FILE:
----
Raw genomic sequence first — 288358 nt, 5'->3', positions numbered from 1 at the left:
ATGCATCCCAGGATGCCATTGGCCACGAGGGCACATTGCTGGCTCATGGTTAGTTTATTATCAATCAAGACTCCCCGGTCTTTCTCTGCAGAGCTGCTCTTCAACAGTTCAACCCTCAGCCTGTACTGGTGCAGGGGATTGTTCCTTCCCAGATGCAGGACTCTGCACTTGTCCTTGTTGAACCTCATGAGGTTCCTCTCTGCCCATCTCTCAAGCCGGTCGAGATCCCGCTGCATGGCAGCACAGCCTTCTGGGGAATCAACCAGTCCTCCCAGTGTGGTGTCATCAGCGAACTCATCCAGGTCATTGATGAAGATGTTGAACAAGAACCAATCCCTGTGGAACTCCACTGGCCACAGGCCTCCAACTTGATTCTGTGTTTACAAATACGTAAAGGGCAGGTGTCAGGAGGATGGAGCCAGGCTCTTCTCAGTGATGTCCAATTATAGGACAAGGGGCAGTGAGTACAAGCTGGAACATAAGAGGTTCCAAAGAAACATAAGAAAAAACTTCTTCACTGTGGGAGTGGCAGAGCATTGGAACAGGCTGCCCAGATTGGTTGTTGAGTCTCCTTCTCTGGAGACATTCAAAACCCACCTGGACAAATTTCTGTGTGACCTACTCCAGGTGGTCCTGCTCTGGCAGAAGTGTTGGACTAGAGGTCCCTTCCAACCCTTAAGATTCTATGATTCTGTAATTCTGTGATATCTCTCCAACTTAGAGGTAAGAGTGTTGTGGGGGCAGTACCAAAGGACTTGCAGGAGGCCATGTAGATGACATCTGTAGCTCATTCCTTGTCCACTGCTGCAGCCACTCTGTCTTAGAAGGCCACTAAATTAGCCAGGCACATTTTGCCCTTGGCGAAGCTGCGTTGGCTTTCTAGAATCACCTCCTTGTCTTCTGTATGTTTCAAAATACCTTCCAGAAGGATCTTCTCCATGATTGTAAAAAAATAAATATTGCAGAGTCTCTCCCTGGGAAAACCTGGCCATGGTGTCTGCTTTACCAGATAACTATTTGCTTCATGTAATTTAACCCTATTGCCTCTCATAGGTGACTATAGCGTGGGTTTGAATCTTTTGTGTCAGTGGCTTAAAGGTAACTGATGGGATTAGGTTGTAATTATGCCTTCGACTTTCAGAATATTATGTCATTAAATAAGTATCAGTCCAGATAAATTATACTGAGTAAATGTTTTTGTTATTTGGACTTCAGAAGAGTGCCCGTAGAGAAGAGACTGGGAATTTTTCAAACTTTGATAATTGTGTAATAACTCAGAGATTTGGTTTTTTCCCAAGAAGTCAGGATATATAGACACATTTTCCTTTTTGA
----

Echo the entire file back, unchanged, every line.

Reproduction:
Raw genomic sequence first — 288358 nt, 5'->3', positions numbered from 1 at the left:
ATGCATCCCAGGATGCCATTGGCCACGAGGGCACATTGCTGGCTCATGGTTAGTTTATTATCAATCAAGACTCCCCGGTCTTTCTCTGCAGAGCTGCTCTTCAACAGTTCAACCCTCAGCCTGTACTGGTGCAGGGGATTGTTCCTTCCCAGATGCAGGACTCTGCACTTGTCCTTGTTGAACCTCATGAGGTTCCTCTCTGCCCATCTCTCAAGCCGGTCGAGATCCCGCTGCATGGCAGCACAGCCTTCTGGGGAATCAACCAGTCCTCCCAGTGTGGTGTCATCAGCGAACTCATCCAGGTCATTGATGAAGATGTTGAACAAGAACCAATCCCTGTGGAACTCCACTGGCCACAGGCCTCCAACTTGATTCTGTGTTTACAAATACGTAAAGGGCAGGTGTCAGGAGGATGGAGCCAGGCTCTTCTCAGTGATGTCCAATTATAGGACAAGGGGCAGTGAGTACAAGCTGGAACATAAGAGGTTCCAAAGAAACATAAGAAAAAACTTCTTCACTGTGGGAGTGGCAGAGCATTGGAACAGGCTGCCCAGATTGGTTGTTGAGTCTCCTTCTCTGGAGACATTCAAAACCCACCTGGACAAATTTCTGTGTGACCTACTCCAGGTGGTCCTGCTCTGGCAGAAGTGTTGGACTAGAGGTCCCTTCCAACCCTTAAGATTCTATGATTCTGTAATTCTGTGATATCTCTCCAACTTAGAGGTAAGAGTGTTGTGGGGGCAGTACCAAAGGACTTGCAGGAGGCCATGTAGATGACATCTGTAGCTCATTCCTTGTCCACTGCTGCAGCCACTCTGTCTTAGAAGGCCACTAAATTAGCCAGGCACATTTTGCCCTTGGCGAAGCTGCGTTGGCTTTCTAGAATCACCTCCTTGTCTTCTGTATGTTTCAAAATACCTTCCAGAAGGATCTTCTCCATGATTGTAAAAAAATAAATATTGCAGAGTCTCTCCCTGGGAAAACCTGGCCATGGTGTCTGCTTTACCAGATAACTATTTGCTTCATGTAATTTAACCCTATTGCCTCTCATAGGTGACTATAGCGTGGGTTTGAATCTTTTGTGTCAGTGGCTTAAAGGTAACTGATGGGATTAGGTTGTAATTATGCCTTCGACTTTCAGAATATTATGTCATTAAATAAGTATCAGTCCAGATAAATTATACTGAGTAAATGTTTTTGTTATTTGGACTTCAGAAGAGTGCCCGTAGAGAAGAGACTGGGAATTTTTCAAACTTTGATAATTGTGTAATAACTCAGAGATTTGGTTTTTTCCCAAGAAGTCAGGATATATAGACACATTTTCCTTTTTGA